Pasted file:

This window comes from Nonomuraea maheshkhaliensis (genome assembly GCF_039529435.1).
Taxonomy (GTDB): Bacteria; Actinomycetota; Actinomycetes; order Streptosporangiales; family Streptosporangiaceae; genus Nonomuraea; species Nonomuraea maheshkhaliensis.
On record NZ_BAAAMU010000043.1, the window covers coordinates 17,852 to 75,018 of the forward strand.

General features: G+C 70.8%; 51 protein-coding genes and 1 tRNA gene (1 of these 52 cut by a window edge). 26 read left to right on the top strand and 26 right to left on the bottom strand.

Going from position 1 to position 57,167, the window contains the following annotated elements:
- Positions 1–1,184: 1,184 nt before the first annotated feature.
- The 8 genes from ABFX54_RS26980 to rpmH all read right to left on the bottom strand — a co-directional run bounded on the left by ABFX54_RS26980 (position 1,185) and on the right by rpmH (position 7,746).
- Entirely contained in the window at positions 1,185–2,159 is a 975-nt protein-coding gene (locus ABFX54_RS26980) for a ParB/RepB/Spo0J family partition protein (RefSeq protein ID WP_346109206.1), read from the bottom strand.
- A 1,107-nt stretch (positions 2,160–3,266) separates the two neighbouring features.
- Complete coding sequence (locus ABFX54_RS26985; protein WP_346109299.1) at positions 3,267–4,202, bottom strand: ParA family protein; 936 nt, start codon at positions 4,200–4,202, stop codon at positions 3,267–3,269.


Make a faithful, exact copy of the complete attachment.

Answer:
This window comes from Nonomuraea maheshkhaliensis (genome assembly GCF_039529435.1).
Taxonomy (GTDB): Bacteria; Actinomycetota; Actinomycetes; order Streptosporangiales; family Streptosporangiaceae; genus Nonomuraea; species Nonomuraea maheshkhaliensis.
On record NZ_BAAAMU010000043.1, the window covers coordinates 17,852 to 75,018 of the forward strand.

General features: G+C 70.8%; 51 protein-coding genes and 1 tRNA gene (1 of these 52 cut by a window edge). 26 read left to right on the top strand and 26 right to left on the bottom strand.

Going from position 1 to position 57,167, the window contains the following annotated elements:
- Positions 1–1,184: 1,184 nt before the first annotated feature.
- The 8 genes from ABFX54_RS26980 to rpmH all read right to left on the bottom strand — a co-directional run bounded on the left by ABFX54_RS26980 (position 1,185) and on the right by rpmH (position 7,746).
- Entirely contained in the window at positions 1,185–2,159 is a 975-nt protein-coding gene (locus ABFX54_RS26980) for a ParB/RepB/Spo0J family partition protein (RefSeq protein ID WP_346109206.1), read from the bottom strand.
- A 1,107-nt stretch (positions 2,160–3,266) separates the two neighbouring features.
- Complete coding sequence (locus ABFX54_RS26985; protein WP_346109299.1) at positions 3,267–4,202, bottom strand: ParA family protein; 936 nt, start codon at positions 4,200–4,202, stop codon at positions 3,267–3,269.